Where the data produces interesting results is in the biweekly frequency. The assumption among industry safety professionals has been that NAICS 237 companies have more advanced programs based on their portfolio of work in the oil and gas sectors and, as a result, should have lower lagging indicators than other NAICS codes. However, this is not the case when the frequency of toolbox talks is biweekly; the NAICS 237 companies perform at the same level as NAICS 236 companies and, oddly enough, significantly worse than companies in the NAICS 238 code.

This could be a statistical anomaly based on sample size, or it could indicate that NAICS 237 companies face a more pronounced loss of impact of toolbox talk training between weekly and biweekly frequency.

Unfortunately, the data does not support a definitive conclusion at this time. However, the data does support the conclusion that, regardless of work type or NAICS code, companies that conduct toolbox talk training on a daily basis are statistically safer than their peers.

Site Safety Committees and Principals’ Councils
The basic concept of a site safety committee or principals’ council (i.e., regular meetings among site employees, subcontractors, vendors and suppliers, and the client) is widely understood, yet implementation and effectiveness can vary. For example, a general contractor or construction manager usually will organize and coordinate safety committees among their own employees, the project owner and selected subcontractors, while subcontractors without strong leadership from their general contractor partners may be unable to participate unless they directly intervene or organize it themselves.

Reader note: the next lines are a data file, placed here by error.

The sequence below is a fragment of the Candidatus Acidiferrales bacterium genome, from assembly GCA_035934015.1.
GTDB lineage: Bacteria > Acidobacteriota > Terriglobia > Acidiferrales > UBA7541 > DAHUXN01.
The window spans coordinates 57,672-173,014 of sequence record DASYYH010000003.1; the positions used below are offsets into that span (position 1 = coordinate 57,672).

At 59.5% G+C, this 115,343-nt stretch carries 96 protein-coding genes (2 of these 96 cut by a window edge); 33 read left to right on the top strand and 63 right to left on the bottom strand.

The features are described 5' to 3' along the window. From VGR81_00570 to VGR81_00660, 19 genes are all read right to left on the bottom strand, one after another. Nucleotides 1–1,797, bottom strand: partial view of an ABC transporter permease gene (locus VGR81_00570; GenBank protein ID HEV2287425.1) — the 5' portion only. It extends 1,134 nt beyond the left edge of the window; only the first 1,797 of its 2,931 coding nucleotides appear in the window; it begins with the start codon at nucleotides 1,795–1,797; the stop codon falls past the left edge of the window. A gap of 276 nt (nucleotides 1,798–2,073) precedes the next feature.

These meetings serve a purpose far more vital than simply information-sharing. They foster a culture of involvement and help empower employees, subcontractors and vendors to provide their own input and insight into not only the jobsite’s safety culture, but also the contractor’s. Idea-sharing is just as important, if not more so, than the information-sharing.

There is a correlation between TRIR and site safety committee/principals’ council participation. Overall, companies that organize or participate in safety committees have a TRIR 50 percent lower than those that do not. The value of a site safety committee/principals’ council is validated by performance statistics; companies that are part of the idea-sharing that takes place during these meetings have fewer incidents.

Ideally, site safety committees meet at least weekly, are comprised of volunteers or employees selected by their peers, include representation from all subcontractors present onsite, and serve as forums where safety concerns can be raised and corrected, and work can be coordinated to minimize hazard exposure. 

Up Next
This is the second in a series of articles on ABC’s “Roadmap to World-Class Safety.” Next month will cover systems and processes, with a focus on near-miss tracking and substance abuse program implementation. Click here to read the series’ first article on leadership commitment to site-specific and new hire orientations.

Michael D. Bellaman is president and CEO of Associated Builders and Contractors (ABC), and Chris Williams is ABC’s safety director. For more information, email cwilliams@abc.org or visit abc.org/safety.